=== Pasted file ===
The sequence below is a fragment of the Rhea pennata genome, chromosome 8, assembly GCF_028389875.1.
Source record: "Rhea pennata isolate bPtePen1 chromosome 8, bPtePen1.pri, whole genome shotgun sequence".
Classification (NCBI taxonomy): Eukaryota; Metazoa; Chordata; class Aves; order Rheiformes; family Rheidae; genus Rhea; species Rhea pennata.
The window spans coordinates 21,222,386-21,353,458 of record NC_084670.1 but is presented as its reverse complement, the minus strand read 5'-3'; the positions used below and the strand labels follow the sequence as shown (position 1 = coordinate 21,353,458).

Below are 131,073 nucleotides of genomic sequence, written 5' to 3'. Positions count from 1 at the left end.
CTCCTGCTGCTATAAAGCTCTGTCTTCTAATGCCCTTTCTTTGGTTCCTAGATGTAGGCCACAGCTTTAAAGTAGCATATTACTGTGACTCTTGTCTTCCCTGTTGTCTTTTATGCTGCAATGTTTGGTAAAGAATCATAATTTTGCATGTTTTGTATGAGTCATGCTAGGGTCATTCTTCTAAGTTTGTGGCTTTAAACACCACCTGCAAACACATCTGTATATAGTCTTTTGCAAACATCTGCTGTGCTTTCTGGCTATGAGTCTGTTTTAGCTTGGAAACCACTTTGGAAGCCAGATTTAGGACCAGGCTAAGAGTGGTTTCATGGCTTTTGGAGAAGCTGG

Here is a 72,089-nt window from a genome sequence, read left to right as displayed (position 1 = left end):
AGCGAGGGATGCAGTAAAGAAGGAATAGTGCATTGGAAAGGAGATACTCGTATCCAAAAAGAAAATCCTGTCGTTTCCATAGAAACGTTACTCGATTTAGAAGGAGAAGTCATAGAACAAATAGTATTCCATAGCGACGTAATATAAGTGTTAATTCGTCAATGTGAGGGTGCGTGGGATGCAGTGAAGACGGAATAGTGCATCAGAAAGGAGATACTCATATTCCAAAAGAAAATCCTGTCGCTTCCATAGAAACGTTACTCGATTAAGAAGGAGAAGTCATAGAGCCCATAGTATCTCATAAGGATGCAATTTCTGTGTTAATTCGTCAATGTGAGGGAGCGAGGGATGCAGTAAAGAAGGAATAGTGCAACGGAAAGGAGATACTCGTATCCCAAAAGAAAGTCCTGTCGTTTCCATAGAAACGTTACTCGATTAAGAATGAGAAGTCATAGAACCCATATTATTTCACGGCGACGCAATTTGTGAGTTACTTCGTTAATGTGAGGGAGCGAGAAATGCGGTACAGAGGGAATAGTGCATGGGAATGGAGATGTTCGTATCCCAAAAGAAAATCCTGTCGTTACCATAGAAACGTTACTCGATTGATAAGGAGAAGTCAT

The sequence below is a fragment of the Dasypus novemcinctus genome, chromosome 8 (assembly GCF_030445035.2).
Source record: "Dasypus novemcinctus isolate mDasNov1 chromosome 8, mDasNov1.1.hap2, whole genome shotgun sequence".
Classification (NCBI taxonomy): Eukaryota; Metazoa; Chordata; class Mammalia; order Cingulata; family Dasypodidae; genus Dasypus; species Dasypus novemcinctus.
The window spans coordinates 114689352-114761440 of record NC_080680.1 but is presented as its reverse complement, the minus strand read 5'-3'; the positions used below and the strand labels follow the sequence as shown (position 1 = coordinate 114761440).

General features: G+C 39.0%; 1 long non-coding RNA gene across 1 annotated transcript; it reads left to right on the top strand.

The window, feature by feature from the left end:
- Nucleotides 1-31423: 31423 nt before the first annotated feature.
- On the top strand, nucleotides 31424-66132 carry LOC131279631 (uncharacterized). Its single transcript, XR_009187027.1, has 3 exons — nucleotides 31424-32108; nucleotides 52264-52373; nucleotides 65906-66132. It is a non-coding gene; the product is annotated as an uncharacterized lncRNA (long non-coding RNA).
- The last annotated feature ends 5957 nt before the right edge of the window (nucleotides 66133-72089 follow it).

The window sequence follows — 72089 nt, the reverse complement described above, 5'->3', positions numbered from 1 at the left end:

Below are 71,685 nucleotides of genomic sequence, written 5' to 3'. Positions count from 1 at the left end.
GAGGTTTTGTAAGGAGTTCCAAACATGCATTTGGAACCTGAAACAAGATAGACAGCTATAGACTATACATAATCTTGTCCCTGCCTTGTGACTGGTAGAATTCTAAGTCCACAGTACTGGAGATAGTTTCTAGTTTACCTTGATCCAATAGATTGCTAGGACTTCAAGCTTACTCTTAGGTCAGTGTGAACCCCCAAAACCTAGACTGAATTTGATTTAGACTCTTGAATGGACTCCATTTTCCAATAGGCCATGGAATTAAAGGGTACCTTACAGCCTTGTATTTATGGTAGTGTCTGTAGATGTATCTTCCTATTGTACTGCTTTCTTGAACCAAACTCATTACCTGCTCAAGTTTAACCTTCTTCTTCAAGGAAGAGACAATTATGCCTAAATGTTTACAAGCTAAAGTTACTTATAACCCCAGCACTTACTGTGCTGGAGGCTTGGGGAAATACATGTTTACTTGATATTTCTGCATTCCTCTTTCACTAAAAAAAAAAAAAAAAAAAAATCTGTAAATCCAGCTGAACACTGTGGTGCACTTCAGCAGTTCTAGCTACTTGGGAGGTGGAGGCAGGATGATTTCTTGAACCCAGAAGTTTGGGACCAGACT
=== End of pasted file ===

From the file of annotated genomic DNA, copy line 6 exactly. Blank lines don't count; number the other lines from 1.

CTCCTGCTGCTATAAAGCTCTGTCTTCTAATGCCCTTTCTTTGGTTCCTAGATGTAGGCCACAGCTTTAAAGTAGCATATTACTGTGACTCTTGTCTTCCCTGTTGTCTTTTATGCTGCAATGTTTGGTAAAGAATCATAATTTTGCATGTTTTGTATGAGTCATGCTAGGGTCATTCTTCTAAGTTTGTGGCTTTAAACACCACCTGCAAACACATCTGTATATAGTCTTTTGCAAACATCTGCTGTGCTTTCTGGCTATGAGTCTGTTTTAGCTTGGAAACCACTTTGGAAGCCAGATTTAGGACCAGGCTAAGAGTGGTTTCATGGCTTTTGGAGAAGCTGG